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Structural integrated active damping system: optimal layout design strategy of functional elements based on overall strain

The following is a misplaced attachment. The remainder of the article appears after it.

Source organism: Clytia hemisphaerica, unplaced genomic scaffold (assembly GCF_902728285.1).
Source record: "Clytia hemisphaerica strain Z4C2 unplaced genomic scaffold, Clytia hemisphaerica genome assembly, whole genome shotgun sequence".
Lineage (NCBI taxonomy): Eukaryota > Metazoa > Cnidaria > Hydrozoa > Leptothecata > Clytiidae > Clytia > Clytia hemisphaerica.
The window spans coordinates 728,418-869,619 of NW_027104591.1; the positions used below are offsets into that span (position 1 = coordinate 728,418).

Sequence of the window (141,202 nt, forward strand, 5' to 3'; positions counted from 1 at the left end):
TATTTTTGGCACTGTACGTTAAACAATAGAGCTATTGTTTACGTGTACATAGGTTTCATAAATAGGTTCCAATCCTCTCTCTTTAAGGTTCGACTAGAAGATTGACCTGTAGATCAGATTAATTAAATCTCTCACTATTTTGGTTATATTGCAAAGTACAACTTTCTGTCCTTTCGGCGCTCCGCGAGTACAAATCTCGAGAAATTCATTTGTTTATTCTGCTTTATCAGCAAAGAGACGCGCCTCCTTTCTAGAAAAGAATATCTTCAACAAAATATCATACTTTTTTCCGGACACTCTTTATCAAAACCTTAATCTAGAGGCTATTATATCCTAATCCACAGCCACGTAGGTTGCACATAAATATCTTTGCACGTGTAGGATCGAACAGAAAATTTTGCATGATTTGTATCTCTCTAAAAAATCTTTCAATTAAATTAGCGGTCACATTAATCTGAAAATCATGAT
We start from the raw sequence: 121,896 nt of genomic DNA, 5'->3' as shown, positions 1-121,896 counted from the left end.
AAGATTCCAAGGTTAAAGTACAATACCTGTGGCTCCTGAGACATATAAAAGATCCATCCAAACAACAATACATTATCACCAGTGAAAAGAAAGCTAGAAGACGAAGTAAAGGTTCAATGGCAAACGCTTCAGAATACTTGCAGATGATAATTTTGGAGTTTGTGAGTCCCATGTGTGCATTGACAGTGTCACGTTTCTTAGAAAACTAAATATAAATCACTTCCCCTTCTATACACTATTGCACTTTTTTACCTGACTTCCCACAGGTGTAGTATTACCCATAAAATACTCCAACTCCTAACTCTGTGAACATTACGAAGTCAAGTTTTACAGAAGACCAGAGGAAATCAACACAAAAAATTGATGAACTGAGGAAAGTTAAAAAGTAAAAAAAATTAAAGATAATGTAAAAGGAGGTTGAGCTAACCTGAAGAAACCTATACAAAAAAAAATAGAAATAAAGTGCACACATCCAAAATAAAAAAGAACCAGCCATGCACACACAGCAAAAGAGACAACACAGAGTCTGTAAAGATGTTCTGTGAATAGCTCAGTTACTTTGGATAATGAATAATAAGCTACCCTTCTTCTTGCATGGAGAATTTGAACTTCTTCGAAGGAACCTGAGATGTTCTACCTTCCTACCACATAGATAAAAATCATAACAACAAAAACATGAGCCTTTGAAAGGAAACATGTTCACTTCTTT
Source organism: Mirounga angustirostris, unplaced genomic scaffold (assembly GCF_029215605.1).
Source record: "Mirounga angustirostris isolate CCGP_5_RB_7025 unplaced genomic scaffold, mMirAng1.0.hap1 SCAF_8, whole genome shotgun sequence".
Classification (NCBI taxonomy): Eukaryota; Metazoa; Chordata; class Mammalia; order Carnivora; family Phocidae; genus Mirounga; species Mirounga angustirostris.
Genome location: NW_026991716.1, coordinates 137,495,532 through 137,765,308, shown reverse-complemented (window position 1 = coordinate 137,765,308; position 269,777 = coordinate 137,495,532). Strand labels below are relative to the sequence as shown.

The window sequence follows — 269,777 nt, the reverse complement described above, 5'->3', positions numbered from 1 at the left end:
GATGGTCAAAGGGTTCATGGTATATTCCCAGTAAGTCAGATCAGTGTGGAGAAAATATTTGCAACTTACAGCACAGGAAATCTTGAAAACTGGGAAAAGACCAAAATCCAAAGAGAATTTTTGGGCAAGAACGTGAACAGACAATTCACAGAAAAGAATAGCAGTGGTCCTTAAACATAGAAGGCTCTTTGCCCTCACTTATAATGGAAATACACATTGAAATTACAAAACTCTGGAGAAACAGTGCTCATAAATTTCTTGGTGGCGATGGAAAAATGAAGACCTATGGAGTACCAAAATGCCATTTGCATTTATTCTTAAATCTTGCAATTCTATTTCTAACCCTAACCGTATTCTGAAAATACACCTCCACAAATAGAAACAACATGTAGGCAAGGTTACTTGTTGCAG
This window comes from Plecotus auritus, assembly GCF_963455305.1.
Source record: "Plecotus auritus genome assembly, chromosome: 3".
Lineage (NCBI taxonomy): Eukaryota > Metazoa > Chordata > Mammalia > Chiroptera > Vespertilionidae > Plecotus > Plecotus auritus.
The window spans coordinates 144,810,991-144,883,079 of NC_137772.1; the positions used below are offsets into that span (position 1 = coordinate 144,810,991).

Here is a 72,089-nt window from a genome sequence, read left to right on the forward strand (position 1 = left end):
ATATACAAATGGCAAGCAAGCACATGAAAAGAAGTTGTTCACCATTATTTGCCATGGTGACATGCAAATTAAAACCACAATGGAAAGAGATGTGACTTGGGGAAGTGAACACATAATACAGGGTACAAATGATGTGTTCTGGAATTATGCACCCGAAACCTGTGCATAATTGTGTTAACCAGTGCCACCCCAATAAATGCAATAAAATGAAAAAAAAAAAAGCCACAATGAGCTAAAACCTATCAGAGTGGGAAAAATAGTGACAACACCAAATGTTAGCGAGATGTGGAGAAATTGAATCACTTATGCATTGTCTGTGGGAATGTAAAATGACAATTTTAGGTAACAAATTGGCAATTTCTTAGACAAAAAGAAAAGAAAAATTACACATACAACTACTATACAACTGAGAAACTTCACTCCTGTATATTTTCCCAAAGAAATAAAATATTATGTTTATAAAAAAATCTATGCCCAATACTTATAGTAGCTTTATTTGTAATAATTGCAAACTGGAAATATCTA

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  • Save International Journal of Composite M aterials 2013, 3(6B): 53-58 DOI: 10.5923/s.cmaterials.201310.06 Structure-integrated Active Damping System: Integral Strain-based Design Strategy for the Optimal Placement of Functional Elements Pawel Kostka, Klaudiusz Holeczek*, Werner Hufenbach Institute of Lightweight Engineer ing and Polymer Technology (ILK), Technische Universität Dresden, Dresden, 01307, Germany Abstract In this paper a design strategy is presented for the identificat ion of optimal positions and orientations of composite-integrated actuating/sensing elements for the purposes of an active vibration damping suppression. This publication address mainly the problem of structure’s critical natural v ibrations damping that cannot be achieved by conventional passive measures. This approach is based on the mathematical analysis of strain fields on the surface of a vibrating with an eigenmode structure with the goal of identifying regions with the maximal strain integrated over the size of selected actuating/sensing element. The required strain fields of the investigated structure can be obtained either from a simu lation using a numerical model or fro m measurements using, e. g. image sequence analysis or strain gauging technique. The proposed procedure is presented in a step-by-step manner on an examp le of a co mplex-shaped fibre reinforced composite structure although it can be applied for other materials allowing element integration. Keywords Active Damping System, Function Integration, Smart St ructure, Design Strategy 1. Introduction Every in-service structure is to a greater or lesser extent exposed to vibrations. These can be either structure born – for example resulting fro m realised process characteristics – or have external causes like wind, noise etc. The vibrations can, in the worse case, lead to the structure’s catastrophic failure due to e. g. fat igue or dynamic overload. An increase of vibration-caused issues can arise fro m the applicat ion of materials with relatively low damping properties like the high-performance lightweight polymer-based composites. Typically, to moderate the vibrations of composite structures, three types of measures can be utilised: application of high damping matrix and fibres, incorporation of external damp ing elements, or application of additional active elements which functionally mimic an increase of damp ing[1, 2]. The applicat ion range of the first option – application of damping materials – is constrained by the fact that it is not practically possible to increase the damping with stiffness and strength properties remaining unaffected. Therefore, often an increase in structure’s mass is necessary in order to preserve the primary load bearing capabilit ies. The second measure – incorporation of external damping e le ments – can be only used when the structure’s surface is accessible and there are no restrictions regarding good wear resistance or aerodynamics. The last abovementioned possibility of damp ing increase – application of damp ing mimicking elements – overcomes all disadvantages of the previously mentioned measures since the vibrations are suppressed by generation of counteracting forces using embedded elements. Such solutions normally consist of material-integrated actuating/sensing elements (ASE), appropriate electric circuits to asses the induced force characteristics, and – if needed – devices for energy trans mission. Such solutions are, depending on the configuration of the electric circuit, referred to as active, semi-active or semi-passive damping s ys tems . The main challenge of successful application of such systems lies in the proper identification of position and orientation of necessary material-integrated functional elements since it directly determines the damping system performance. Even though for elementary shaped structures respective positioning strategies have strong closed-form foundations, for complex-shaped structures methods are utilised wh ich require co mprehensive datasets of potential solutions. This gap between co mplexity of the structure and the simp licity of procedure is bridged in the proposed approach. * Corresponding author: (Klaudiusz Holeczek) Published online at Copyright © 2013 Scientific & Academic Publishing. All Rights Reserved 2. State of the Art The progress in miniaturisation of actuator and sensor 54 Pawel Kostka et al.: Structure-integrated Active Damping System: Integral Strain-based Design Strategy for the Optimal Placement of Functional Elements elements comb ined with the h igh maturity of co mposite manufacturing processes as well as recent advances in the signal analysis have stimulated the development of so-called smart structures[3, 4]. Since the introduction of this modern group of structures, the topic of optimal p lacement and orientation of actuator and sensor elements was identified as vital for their performance. Hence, a large nu mber of papers dealing with the topics of ASE position optimisation can be found. In general, the strategy for the development of smart structure can be presented as three step decision process[5]: • determination of the functional e le ments quantity, • optimisation of the ASE placement, • evaluation of the ASE performance. Some authors[6] include in that classification the shape assessment of the ASE, the tuning of the electronic units, and the determination of A SE – host structure bonding layer. One of the main strategies of solving the problemat ic of ASE placement base on the concept of assessing all locations of an candidate ASE set against some objective function and subsequently iteratively removing those ASE that perform least well until some acceptable value of objective function is reached[5]. Based of that concept, the effective independence (EI) method was introduced in[7]. In the EI approach, the objective function is a contribution of functional elements in maintaining the determinant of the Fischer informat ion matrix. The ASE that contributes the least at each iteration step is deleted from the candidate set. At the end, an optimal set of ASE by means of quantity, position and performance is identified. Similar examp les of such iterative approach base on following objective functions: eigenvalue vector product[8], driving-point residue[9], effective independence driving-point residue[10] or modal assurance criterion[11]. This group of approaches is characterised by large co mputational effort especially since the initial candidate set have to be very extensive in order to include all relevant eigenforms. This disadvantage can be eliminated by a reverse approach where a minimal initial ASE candidate set is extended until the acceptable value of objective function is reach. Nevertheless, an essential characteristic o f all this methods is posed by the fact that the analysis of data collected fro m exhaustive search is very often complex and time -consuming – although the correct result is always obtained. Another group of methods for the ASE position optimisation is constituted on the grounds of artificial intelligence (AI) theory[12-14]. Using that theory, an approximate reasoning about optimal integration position of ASE based on limited amount of information is possible. The main advantage of these methods, in co mparison with the aforementioned iterative approaches, lies in the avoiding of the time-consuming exp loration. Nevertheless, the final performance of this group of methods is connected with the informat ion-content – and therefore typically with the size – of the utilised dataset of examp les. In the proposed strategy for optimal positioning and orientation of ASE, the characteristics of both above presented approaches are combined: the correctness of the iterative methods with the simplicity of AI-based ap p ro ach es . 3. Integral Strain-based Design Strategy The proposed strategy originates fro m the fact that the vibration suppression using a material-integrated active damping s ystem can be achieved only when the detrimenting vibrations are observable (sensing) and controllable (actuation). Since the typically used ASE induce or acquire mechanical strain, the position of ASE integration need to be associated with the strain distribution in every detrimenting vibration condition. Taking into account the finite, non-zero size of every ASE, its optimal position have to be determined based on structure’s surface strains integrated over the size of the ASE. Additionally, a match of ASE axis of action (cf. Fig. 1) with angle of maximal integral strain on the structure (v. Fig. 5) needs to be assured. Figure 1. Example of a low-profile strain sensing/inducing ASE with marked axis of action[17] Figure 2. T ransformation of the global strains to local strains. (A) Complex shaped structure with exemplary position of ASE integration. (B) ASE principal axis of action in global and local coordinate system The structure’s strain field required for the analysis can be obtained either fro m a simu lation using a nu merical model or fro m measurements using, e. g. image sequence analysis or strain gauging technique. Since the spatial resolution of the strain fields determines the accuracy of the optimisation procedure, while using data obtained fro m experimental techniques a special emphasis has to be placed on sensing International Journal of Composite M aterials 2013, 3(6B): 53-58 55 element distribution. In the here p roposed strategy, an assumption is made that the strains on the surface layer and immediately under it – where the ASE will be integrated – do not differ s ig n ifican tly . Due to possible arbitrary shape of an analysed structure and limited ASE drapability, an ASE integration angle would be different in each structure-conform coordinate system and therefore specification of one integration angle is not possible. Therefore a general integration angle (φ) is defined in the global coord inate system and the structure-conform integration angle (α) is calculated for every local coordinate system (cf. Fig. 2). Since the strain field have to be calculated fo r the integrated ASE – what means in structure-conform coordinate systems – a reorientation of every strain tensor in surface-conform local coordinate system to the integration angle (α) have to be performed. Such transformation is made using the following equation: εP' = T ⋅ εl (1) where: εl are the strains in structure-conform coordinate system defined as: εx    ε y   εl = εεxzy    (2) ε  yz   ε xz  where εx, εy, εz, εxy, εyz, εxz are co mponents of elastic strain for every investigated integration position defined in surface-conform coordinate system; εP’ are the strains in structure-conform local coordinate system in the defined structure-conform integration angle α; and T is the transformation matrix defined as:  c2 s2 0 cs 0 0    s2 c2 0 − cs 0 0    T = 0 − 2cs 0 2cs 1 0 0 c2 − s2 0 0 0  0 (3)   0 00 0 c − s  0 0 0 0 s c  where: c=cos(α); and s=sin(α); with α defined as: ( ) α = arctan Xp' (4) here X p ' is the axis of action of an ASE after integration defined as: X p ' = Rz ⋅ Rx ⋅ Ry ⋅ a (5) with rotational matrixes Rx Ry and Rz defined as: 1 0 0 Rx = 0 cos (ηx ) − sin (ηx ) (6a) 0 sin (ηx ) cos (ηx )  ( ) ( ) Ry =    cos η y 0 0 1 sin η y 0    (6b) − sin (η y ) 0 cos (η y ) cos (ηz ) 0 − sin (ηz ) Rz =   sin (η z ) cos (ηz ) 0   (6c)  0 0 1  where ηx, ηy, ηz, are the orientation angles of a given surface-conform coordinate system in the global coordinate system; and a is the directional vector defining line of intersection of two planes as: a = n1 × n2 (7) where: n1 and n2 are directional vectors of a plane tangent to the structure’s surface in g iven point, and a plane normal to the XY-p lane of global coordinate system and intersecting that plane in general integration angle φ (cf. Fig. 2). In the next step, the rotated strain tensors for every detrimenting vibration condition are summed over the assumed size of the ASE separately for every general integration angle. lw = εint (φ) ∑ ∑ εP' (φ) (8) 00 where: l and w are length and width of an assumed ASE. Finally, a reg ion and angle with maximal integral strain is selected for the integration position and orientation of the ASE: ( ) max εint (ϕ ) (9) 4. Case Study: Composite Fan Blade Figure 3. Structure investigated in case study. (A) Pressure side. (B) Suction side Co mposite materials are assumed – due to their 56 Pawel Kostka et al.: Structure-integrated Active Damping System: Integral Strain-based Design Strategy for the Optimal Placement of Functional Elements outstanding strength and stiffness properties – to be used in the propellers of a next generation turboprop airplane engines. Hence, in the case study, a co mposite fan blade (Fig. 3) was selected as an exemplary structure for the validation of the design strategy proposed in this article. The selected structure is characterised by: ● comp lex, mu lti-curved geometry, ● anisotropic, locally varying material properties due to complex co mposite layup including dropped layers, ● low intrinsic material damping. 4.1. Numerical Model of the Composite Fan Blade The simu lation with fin ite-element model of the composite fan b lade was performed in order to obtain strain field for the first modeshape. The necessary model was developed using commercial finite element software with application of a 3-dimensional 8-node element based on the Mindlin-Reissner shell theory with enhanced strain formulat ion[15]. The necessary material properties were obtained from the materia l database available at the Institute of Lightweight Engineering and Poly mer Technology (ILK). Selected degrees-of-freedom in the model were constrained in order to simu late the existing boundary conditions of the investigated structure. The main v ibration problem of fan blades is associated with the aeroelastic flutter phenomena. Flutter is a self-driven and potentially destructive vibration condition where aerodynamic forces couple with a structure natural mode. The underlying natural mode is typically the first eigenmode (Fig. 4) of the structure therefore this modeshape was selected as the detrimenting v ibration condition in this an aly s is . 4.2. Data Transformati on Firstly, a structure-conform integration angle α was determined according to Eq. 4. The strain field oriented in general integration angle φ equal to zero is presented on Fig. 5. Subsequently, the strains were rotated in order to calculate the strains in actuator's axis of action for every possible global integration angle. An examp le of strain distribution for t wo angles – 45° and 90° – are presented on the Fig. 6 for pressure and suction side of the fan blade. Finally, the strains for every co mbination o f angle and position of an assumed ASE are integrated aver the size of the ASE. Initially for this study, a commercially availab le low-p rofile ASE with known dimensions was selected. As a characteristic parameter o f integration the middle and axis of action of the ASE were selected. Figure 6. Distribution of the mechanical strains in local coordinate system after rotation. (A) On the blade’s pressure side rotated by 45°. (B) On the blade’s suct ion side rotat ed by 45°. (C) On the blade’s pressure side rotat ed by 90°. (D) On the blade’s suction side rotated by 90° 4.3. Determined Position of the AS E Fi gure 4. Eigenforms of the invest igated composite fan blade The surface strain fields of the identified modeshape for pressure and suction side are depicted on the Fig. 5. The numerical values of the presented strains were subsequently an aly s ed . Figure 5. Distribution of the mechanical strains for the first modeshape presented in structure-conform local coordinate systems. (A) On the blade’s pressure side. (B) On the blade’s suction side Out of all candidate positions and orientations of ASE those are selected which are characterised by globally maximal integral strains on the pressure and suction side. In order to compare the potential damp ing performance a factor was defined as: ( ) p = εint (ϕ ) max εint (ϕ ) (10) Based on the calculated integral strains the p-values are equal 1 for the pressure side and 0.95 for the suction side. Here, it is important to notice the fact that trough the complex shape and layup the position of the ASE on pressure and suction side differ, therefore it is necessary to analyse both sides independently. Therefore, it is possible to assess the optimal position of the ASE on the pressure side in the position as depicted on the Fig. 7 Subsequently, in order to validate the obtained position and orientation of the ASE an experimental study was conducted. International Journal of Composite M aterials 2013, 3(6B): 53-58 57 (4). The blades were excited to vibrat ions with the first modeshape, and subsequently – with persisting excitation force – the ASE were actuated with signals ca lculated using a control algorith m developed by the authors in[16]. Fi gure 7. Est imat ed opt imal posit ions of ASE. (A) On the pressure side. (B) On the suction side 4.4. Experi mental Vali dati on The experimental validation was conducted on two identical co mposite fan blades – the first one with the ASE applied on the surface and the second one with structure-integrated ASE. The co mposite fan blades were manufactured in resin-transfer-mould ing technology from carbon fibre rein forcement infiltrated with epo xy resin. A ll quality-relevant fabrication parameters were set according to the specifications of the fabric and resin manufacturers. The investigations were conducted in order to co mpare the assumption that the difference between the performance of the active damping system with surface applied and integrated ASE optimised using surface input strain is negligible . 4.5. Results and Discussion The measured via ASE timeseries of strain signals for the cases with and without activated damping system for both analysed blades are depicted on the Fig. 9. The results confirm that: ● the difference in the perfo rmance of the active damping system for surface-applied and integrated ASE is, as assumed, neglig ible ● the vibration suppression performance estimated fro m the following equation: pdamp = Apass − Aact Apass ⋅100 (11) where Apass and Aact are vibration amp litudes of a structure with and without active damping system respectively is high. The pdamp equals to 96 and 93 for the surface applied and integrated ASE respectively. These values can be interpreted as the percentage reduction of vibration amp litude. Figure 8. Experimental set-up. (A).General overview: (1) – Electromagnet for vibration excitation; (2) – Composite fan blade with surface mounted ASE; (3) – Diffuse field microphone; (4) – Clamping; (5) – Surface mounted MFC. (B) Detailed view of surface mounted magnet (6) On the surface of the co mposite fan blade (c. f. Fig. 8 - 2) an ASE in the form of a Macro Fibre Co mposite with the dimensions 85 x 28 mm2 was applied (5) using epoxy-based adhesive. Independently, a second blade was fabricated with an identical ASE albeit integrated into the structure under the first reinforcement layer. Additionally, s mall magnets (6) were applied on the tip of both blades in order excite the selected modeshape using externally placed electro magnets (1). Finally, both blades were clamped by the root using a specially constructed and manufactured affixing mechanism Figure 9. Strains measured using integrated ASE. (A) Of the composite blade with surface applied ASE. (B) Of the composite blade with integrated ASE Additionally, the acoustic radiation of the vibrating structure with and without activated damping system was measured. For that purpose a diffuse field microphone was placed in the immediate vicinity of the blade with surface applied ASE (Fig. 8 - 3). The results – presented on the Fig. 10 – confirm significant reduction of vibrat ion and acoustic pressure amplitudes without spin over effects. 58 Pawel Kostka et al.: Structure-integrated Active Damping System: Integral Strain-based Design Strategy for the Optimal Placement of Functional Elements REFERENCES [1] Huang, S., Inman D., Austin E., 1996, Some design considerations for active and passive constrained layer damping treatments, Smart M aterials and Structures 5 (3) , 301. [2] Schürmann, H., 2008, Konstruieren mit Faser-KunststoffVerbunden, Springer Verlag. Figure 10. Acoustic pressure measured with using externally placed microphone on a vibrating blade with surface applied ASE 5. Summary A novel design strategy for the identification of optimal positions and orientations of structure-integrated actuating/sensing elements (ASE) of an act ive damping system was presented in this paper. Since the ASE are always characterised by a finite, non-zero size, the optimal integration-position was determined based on the strains integrated over the size of the ASE. Addit ionally, a match of ASE axis of action with angle of structure’s surface integral strain was addressed. The proposed strategy is based on the mathemat ical analysis of strain fields of a vibrat ing structure with the goal of identify ing regions with the maximal strain integrated over the dimensions of selected actuating/sensing element. This strategy was validated in the case study on examp le of complex, mult i-curved geometry with anisotropic, locally varying material properties, and low intrinsic material damping. The input data for the strategy – strain field occurring while a structure vibrated with first modeshape – was extracted fro m a nu merical simu lation. Alternatively, the same data can be acquired fro m experimental investigations. Since here typically only the surface strains are accessible in the case study two composite fan blades were analysed – with surface applied and integrated ASE. The results confirmed negligib le influence of the through-thickness integration position on the overall performance of the active damping system. Summarising, the assumptions of the proposed strategy for optimal, positioning and orientation of arb itrary shaped ASE of an active damping system were proven to be valid. ACKNOWLEDGEMENTS The authors gratefully acknowledge the financial support of the European Union of the research under Grant No. DREAM – FP7-211861 ‘Validation of rad ical engine architecture systems’ as well as the European Centre for Emerging Materials and Processes Dresden (ECEMP) funded by the European Union and the Free State of Saxony. 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Journal of Guidance, Control, and Dynamics, 14(2), 251-259 [8] Jarvis B., 1991, Enhancements to modal testing using finite elements, In 9th Conference International M odal Analysis Conference (IM AC), Vol. 1, 402-408. [9] Penny J., Friswell M ., Garvey S., 1994, Automatic choice of measurement locations for dynamic testing, AIAA journal, 32(2), 407-414. [10] Imamovic N., 1998, Validation of large structural dynamics models using modal test data, Imperial College of Science, Technology & M edicine. [11] Breitfeld T., 1996, A method for identification of a set of optimal measurement points for experimental modal analysis, MODAL ANALYSIS–The International Journal of Analytical and Experimental M odal Analysis, 11(1), 1-9. [12] Han J.-H., Lee, I., 1999, Optimal Placement of Piezoelectric Sensors and Actuators for Vibration Control of a Composite Plate Using Genetic Algorithms, Smart M aterials and Structures, 8(2), 257–267. [13] Sadri A., Wright, J., Wynne, R., 1999, Modelling and Optimal Placement of Piezoelectric Actuators in Isotropic Plates Using Genetic Algorithms, Smart M aterials and Structures, 8, 490–498. [14] Sheng L., Kapania, R., 2001, Genetic Algorithms for Optimization of Piezoelectric Actuator Locations, AIAA Journal, 39(9), 1818–1822. [15] ANSYS® Academic Research,2009, Release 12.0, Help System, Elements reference, ANSYS, Inc. [16] Hufenbach W., Langkamp A., Kostka P., Holeczek K., Schreiber K., 2009, Cylindrical Shaped Composite Rotors with M aterial Integrated System for Active Damping of Bending Vibrations, In: Proceedings of ISPA 2009, Dresden. [17] “Datasheet M acro Fiber Composite M FC” Smart M aterial Corp .